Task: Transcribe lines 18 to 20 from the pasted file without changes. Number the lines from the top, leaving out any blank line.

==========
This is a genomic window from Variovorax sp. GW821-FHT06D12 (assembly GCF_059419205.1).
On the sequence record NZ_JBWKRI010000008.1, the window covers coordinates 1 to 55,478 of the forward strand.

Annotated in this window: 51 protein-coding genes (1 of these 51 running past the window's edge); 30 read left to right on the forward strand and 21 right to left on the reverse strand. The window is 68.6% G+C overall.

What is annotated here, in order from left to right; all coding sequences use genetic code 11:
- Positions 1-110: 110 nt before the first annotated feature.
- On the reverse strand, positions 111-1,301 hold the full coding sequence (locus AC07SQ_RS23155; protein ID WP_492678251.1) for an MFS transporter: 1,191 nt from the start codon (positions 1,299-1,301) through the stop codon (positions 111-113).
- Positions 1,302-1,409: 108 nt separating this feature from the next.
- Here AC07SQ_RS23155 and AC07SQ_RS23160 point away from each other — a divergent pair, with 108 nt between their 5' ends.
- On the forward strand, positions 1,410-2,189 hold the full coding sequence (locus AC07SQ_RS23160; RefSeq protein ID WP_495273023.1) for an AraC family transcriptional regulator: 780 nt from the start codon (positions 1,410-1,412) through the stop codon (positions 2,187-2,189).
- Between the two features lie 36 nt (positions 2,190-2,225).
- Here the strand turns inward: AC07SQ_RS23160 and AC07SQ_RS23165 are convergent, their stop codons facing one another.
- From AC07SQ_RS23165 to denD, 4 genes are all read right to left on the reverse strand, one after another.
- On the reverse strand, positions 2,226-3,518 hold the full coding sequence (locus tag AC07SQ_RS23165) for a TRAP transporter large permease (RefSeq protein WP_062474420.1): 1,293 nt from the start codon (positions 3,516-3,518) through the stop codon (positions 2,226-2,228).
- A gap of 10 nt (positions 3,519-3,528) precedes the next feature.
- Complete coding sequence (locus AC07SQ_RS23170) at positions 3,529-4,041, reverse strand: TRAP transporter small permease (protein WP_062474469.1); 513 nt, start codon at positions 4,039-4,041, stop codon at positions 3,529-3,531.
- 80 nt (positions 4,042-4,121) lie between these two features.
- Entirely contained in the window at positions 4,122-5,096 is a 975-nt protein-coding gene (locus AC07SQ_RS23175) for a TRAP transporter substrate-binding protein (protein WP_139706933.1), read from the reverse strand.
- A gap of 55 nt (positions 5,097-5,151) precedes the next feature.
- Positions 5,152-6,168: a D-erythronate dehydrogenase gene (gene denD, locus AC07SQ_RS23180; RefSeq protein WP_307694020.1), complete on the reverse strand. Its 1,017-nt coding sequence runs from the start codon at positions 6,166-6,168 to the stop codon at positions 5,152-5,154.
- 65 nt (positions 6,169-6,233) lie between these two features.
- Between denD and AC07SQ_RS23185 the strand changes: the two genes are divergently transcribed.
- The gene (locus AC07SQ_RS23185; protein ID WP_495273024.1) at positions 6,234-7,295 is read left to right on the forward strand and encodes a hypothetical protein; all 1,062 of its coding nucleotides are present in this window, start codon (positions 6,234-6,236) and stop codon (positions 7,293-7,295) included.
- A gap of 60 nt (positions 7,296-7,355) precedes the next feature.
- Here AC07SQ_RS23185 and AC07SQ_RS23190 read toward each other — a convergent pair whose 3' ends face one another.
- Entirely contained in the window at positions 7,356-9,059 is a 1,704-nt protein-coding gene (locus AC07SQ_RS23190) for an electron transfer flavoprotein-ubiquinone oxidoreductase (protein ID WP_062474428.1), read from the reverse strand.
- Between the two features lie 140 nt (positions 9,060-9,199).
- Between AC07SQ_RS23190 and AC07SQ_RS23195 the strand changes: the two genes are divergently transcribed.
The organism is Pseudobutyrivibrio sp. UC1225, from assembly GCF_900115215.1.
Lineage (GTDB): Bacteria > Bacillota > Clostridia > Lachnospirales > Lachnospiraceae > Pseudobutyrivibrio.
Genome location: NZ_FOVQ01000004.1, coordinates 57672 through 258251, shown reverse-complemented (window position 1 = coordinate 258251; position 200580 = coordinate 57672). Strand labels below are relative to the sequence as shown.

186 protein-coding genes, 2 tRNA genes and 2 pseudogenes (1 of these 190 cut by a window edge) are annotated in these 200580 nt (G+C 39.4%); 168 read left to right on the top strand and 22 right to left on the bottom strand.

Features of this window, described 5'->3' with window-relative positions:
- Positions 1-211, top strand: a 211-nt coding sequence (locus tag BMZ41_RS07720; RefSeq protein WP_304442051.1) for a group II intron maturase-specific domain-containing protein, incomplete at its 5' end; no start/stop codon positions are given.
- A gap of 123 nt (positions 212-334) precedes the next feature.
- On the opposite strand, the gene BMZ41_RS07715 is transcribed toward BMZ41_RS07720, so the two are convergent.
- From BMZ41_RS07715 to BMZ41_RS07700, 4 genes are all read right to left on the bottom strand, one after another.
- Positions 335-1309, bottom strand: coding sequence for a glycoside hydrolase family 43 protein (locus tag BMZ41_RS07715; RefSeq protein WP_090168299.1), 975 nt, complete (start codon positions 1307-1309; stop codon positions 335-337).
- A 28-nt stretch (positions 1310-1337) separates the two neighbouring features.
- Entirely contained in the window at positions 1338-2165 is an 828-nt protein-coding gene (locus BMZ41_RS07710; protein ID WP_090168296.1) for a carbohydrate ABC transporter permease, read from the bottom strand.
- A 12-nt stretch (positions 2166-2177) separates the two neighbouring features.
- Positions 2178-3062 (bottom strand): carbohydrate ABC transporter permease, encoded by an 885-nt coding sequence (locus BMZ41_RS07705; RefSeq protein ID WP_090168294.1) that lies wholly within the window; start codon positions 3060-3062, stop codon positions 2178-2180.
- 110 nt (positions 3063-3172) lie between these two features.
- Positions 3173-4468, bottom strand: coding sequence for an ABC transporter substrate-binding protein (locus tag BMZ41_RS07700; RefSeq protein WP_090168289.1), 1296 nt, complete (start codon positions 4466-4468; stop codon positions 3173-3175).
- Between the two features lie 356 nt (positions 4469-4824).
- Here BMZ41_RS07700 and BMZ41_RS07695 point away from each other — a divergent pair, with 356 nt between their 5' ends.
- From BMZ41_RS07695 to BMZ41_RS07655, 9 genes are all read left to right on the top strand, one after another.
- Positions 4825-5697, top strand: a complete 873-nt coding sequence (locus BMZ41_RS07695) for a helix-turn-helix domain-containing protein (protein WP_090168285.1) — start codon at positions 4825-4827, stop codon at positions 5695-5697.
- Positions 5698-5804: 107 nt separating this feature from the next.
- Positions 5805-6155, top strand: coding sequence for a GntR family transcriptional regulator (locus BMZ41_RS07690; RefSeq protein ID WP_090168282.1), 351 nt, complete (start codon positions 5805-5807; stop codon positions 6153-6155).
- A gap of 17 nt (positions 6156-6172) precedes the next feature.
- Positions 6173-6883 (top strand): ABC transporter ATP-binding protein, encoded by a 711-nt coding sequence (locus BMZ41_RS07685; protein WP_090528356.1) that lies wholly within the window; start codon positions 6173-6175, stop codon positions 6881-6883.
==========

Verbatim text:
- A gap of 55 nt (positions 5,097-5,151) precedes the next feature.
- Positions 5,152-6,168: a D-erythronate dehydrogenase gene (gene denD, locus AC07SQ_RS23180; RefSeq protein WP_307694020.1), complete on the reverse strand. Its 1,017-nt coding sequence runs from the start codon at positions 6,166-6,168 to the stop codon at positions 5,152-5,154.
- 65 nt (positions 6,169-6,233) lie between these two features.